TO HIS credit, however the relationship soured, Garry Monk made a fist of turning water into wine at Leeds United. On Saturday Thomas Christiansen served up champagne, timed nicely for the birthday of an owner who cannot have seen many as happy as his 43rd yesterday.
Andrea Radrizzani stood by the home dug-out and sipped a modest bottle of lager after Elland Road emptied and Burton Albion beat a sore retreat but Leeds are at the top table and drinking in style after six games of the season.
Radrizzani was born in 1974, two days before Leeds put a stake through the ill-advised appointment of Brian Clough as manager.
United filleted Clough’s son Nigel on Saturday, leaving the Burton boss with no choice but to fete a club who do not rank among his favourites.
Is this Leeds squad promotion material?
“If they play like that, certainly,” a shell-shocked Clough replied. “They were excellent from start to finish. They were top class.”
The thing is that as a striker you need the confidence to prove your skills. Today was a good start for him. A good performance and two goals will help him to get that confidence.Leeds United head coach, Thomas Christiansen
A 5-0 scoreline was no more than a headline. Clough’s players failed to answer 18 attempts on their goal in the first half and fashioned one of their own over 90 minutes in response to Leeds’ 30: a tired swing from a tired Jamie Allen which sailed into the Kop. It will serve as proof to future football historians that Burton in fact turned up.
Clough’s could only argue that a relative shoestring of a budget, his team were prone to bad days in the Championship. For Leeds, the rout was their biggest win for 13 years and the sight of a fifth goal on 59 minutes, neatly taken by Pierre-Michel Lasogga, brought the club unusually close to their record league victory, an 8-0 demolition of Leicester City inflicted when television footage was black-and-white in 1934. Christiansen’s players let Burton lie eventually but only after a good hour of torment.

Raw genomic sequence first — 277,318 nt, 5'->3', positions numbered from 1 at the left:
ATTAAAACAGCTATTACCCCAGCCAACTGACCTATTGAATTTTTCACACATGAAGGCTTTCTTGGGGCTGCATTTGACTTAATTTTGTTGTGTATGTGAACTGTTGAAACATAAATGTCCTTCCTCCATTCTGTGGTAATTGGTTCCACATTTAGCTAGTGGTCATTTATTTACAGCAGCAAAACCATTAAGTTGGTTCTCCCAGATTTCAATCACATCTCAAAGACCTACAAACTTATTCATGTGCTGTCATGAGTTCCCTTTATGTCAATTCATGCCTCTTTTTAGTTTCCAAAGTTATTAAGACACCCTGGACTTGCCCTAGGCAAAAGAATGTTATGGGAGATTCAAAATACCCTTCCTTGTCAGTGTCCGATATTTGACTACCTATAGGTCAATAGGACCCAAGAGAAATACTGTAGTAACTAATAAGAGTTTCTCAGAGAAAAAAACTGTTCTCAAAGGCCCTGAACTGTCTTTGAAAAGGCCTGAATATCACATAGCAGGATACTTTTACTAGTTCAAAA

Six games in, Christiansen has Leeds and the Championship on a string; his squad unbeaten, up to second place and without a concession in almost 500 minutes. Members of his family flew in for Saturday’s game and were given the exhibition which Darko Milanic’s hoped for when they travelled to watch the Slovenian for the first time three years ago. Milanic’s relatives instead saw him sacked in quicker time than Brian Clough.
Burton survive on their own turf and are already into double figures for concessions away from home this season.
“What I was concerned about before the game started was that I knew it would be a difficult game if we didn’t do things right,” Christiansen said. “The things we had worked on all week. But the players once again did everything. We took a good result.”
Lasogga, Christiansen’s newest signing, began the rout and his own professional revival by stabbing home a low, left-footed shot after Eunan O’Kane fed a pass through Burton’s defence in the 20th minute.
In loaning Lasogga from Hamburg, Leeds brought in something of a lost soul; a player whose star has dimmed in Germany and whose last start, in November of last year, ended in a 5-2 defeat to Borussia Dortmund and his substitution on 52 minutes. As Lasogga toiled and reached the end of the line with Hamburg, Pierre-Emerick Aubameyang ran riot.